# Showing closure in the $\|\cdot\|_1$ norm

Let $X=C[0,1]$ and $W=\{f\in X\mid f(0)=0\}$. What is the closure of $W$ wrt the 1-norm $\|\cdot\|_1$.

My solution is as follows:

The closure is the whole space $X$. To see this take any function $f(x)\in X$, assume with out loss of generality that $f$ is in the upper right plane. We will construct a sequence that converges to this $f(x)$.

Consider the sequence $f_\epsilon(x)= \begin{cases} f(x), & \text{if }x\in [0,1]-(0,\epsilon), \\ \frac{f(\epsilon)}{\epsilon}x, & \text{if }x\in(0,\epsilon). \end{cases}$

Then if we let $\epsilon\rightarrow 0$ $f_{\epsilon}\rightarrow f$ and so we have that the limit points are the whole of $X$.

Is this correct?

Thanks for any help

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Looks good. Think you mean "if we let $\epsilon \to 0$, $f_\epsilon \to f$ and ...", though, no? – fgp Oct 11 '12 at 18:25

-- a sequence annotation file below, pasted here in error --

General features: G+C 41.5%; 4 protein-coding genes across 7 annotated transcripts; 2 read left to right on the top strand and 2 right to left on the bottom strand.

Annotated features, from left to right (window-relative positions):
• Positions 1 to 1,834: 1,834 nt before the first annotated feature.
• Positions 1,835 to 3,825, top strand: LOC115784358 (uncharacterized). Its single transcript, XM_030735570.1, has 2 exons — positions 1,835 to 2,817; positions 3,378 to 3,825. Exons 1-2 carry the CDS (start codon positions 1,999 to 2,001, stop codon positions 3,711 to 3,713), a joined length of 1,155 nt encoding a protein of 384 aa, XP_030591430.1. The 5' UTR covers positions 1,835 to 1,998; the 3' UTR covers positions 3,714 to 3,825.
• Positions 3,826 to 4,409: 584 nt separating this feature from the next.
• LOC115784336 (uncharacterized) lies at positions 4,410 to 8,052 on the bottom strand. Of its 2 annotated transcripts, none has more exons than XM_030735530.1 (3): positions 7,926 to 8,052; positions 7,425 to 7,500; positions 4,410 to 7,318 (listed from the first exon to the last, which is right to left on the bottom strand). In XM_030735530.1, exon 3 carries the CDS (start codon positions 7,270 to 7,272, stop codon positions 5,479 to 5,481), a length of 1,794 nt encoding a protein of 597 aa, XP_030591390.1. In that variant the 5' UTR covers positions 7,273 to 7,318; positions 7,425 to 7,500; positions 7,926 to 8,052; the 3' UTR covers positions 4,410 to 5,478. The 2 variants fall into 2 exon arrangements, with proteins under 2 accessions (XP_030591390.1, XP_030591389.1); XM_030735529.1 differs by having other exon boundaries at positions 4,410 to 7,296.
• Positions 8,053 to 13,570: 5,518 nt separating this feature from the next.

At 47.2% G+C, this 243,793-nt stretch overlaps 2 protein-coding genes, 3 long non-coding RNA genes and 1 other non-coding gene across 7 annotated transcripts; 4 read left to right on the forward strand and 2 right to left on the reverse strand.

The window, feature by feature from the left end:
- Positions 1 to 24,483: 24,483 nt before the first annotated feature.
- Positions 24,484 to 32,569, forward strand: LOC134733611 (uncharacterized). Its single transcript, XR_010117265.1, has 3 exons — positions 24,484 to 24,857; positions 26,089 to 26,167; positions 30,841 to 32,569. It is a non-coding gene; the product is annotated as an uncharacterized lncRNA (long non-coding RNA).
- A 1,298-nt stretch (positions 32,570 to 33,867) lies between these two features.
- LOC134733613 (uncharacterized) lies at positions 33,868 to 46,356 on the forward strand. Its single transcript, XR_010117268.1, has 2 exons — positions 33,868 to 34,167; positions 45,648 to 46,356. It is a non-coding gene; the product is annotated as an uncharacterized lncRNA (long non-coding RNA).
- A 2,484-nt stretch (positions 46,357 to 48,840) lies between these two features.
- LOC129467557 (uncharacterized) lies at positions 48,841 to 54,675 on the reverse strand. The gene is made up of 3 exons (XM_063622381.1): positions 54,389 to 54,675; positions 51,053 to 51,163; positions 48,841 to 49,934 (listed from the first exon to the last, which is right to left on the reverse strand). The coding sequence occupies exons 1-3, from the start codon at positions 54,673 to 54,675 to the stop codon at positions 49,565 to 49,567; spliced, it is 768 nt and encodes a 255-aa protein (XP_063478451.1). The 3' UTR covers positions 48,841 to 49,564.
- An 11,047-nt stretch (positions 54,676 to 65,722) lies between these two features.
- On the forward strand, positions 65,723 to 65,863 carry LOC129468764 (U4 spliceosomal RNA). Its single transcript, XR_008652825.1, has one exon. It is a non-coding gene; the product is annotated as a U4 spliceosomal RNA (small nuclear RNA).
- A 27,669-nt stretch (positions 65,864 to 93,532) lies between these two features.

You need to have the $f_n \in W$. Why not try something like $f_n(x) = f(x)$ for $x \in [\frac{1}{n},1]$ and $f_n(x) = x f(\frac{1}{n})$ otherwise. This way you have $f_n \in W$. Then you can show that $\|f - f_n\|_1 \to 0$. – copper.hat Oct 11 '12 at 18:34
@fgp yeah thanks I've made the edit – hmmmm Oct 11 '12 at 18:38
@copper.hat I forgot to put an x in somewhere byt my $f_\epsilon$ is in W now right? – hmmmm Oct 11 '12 at 18:40
Yes, that is good. (I forgot a $\frac{1}{n}$ in my formula.) – copper.hat Oct 11 '12 at 18:42

As copper.hat also mentioned, perhaps $\epsilon=1/n$ is easier to argue, and perhaps one more sentence about why $f_\epsilon\to f$ in $L_1$-norm, but that's all.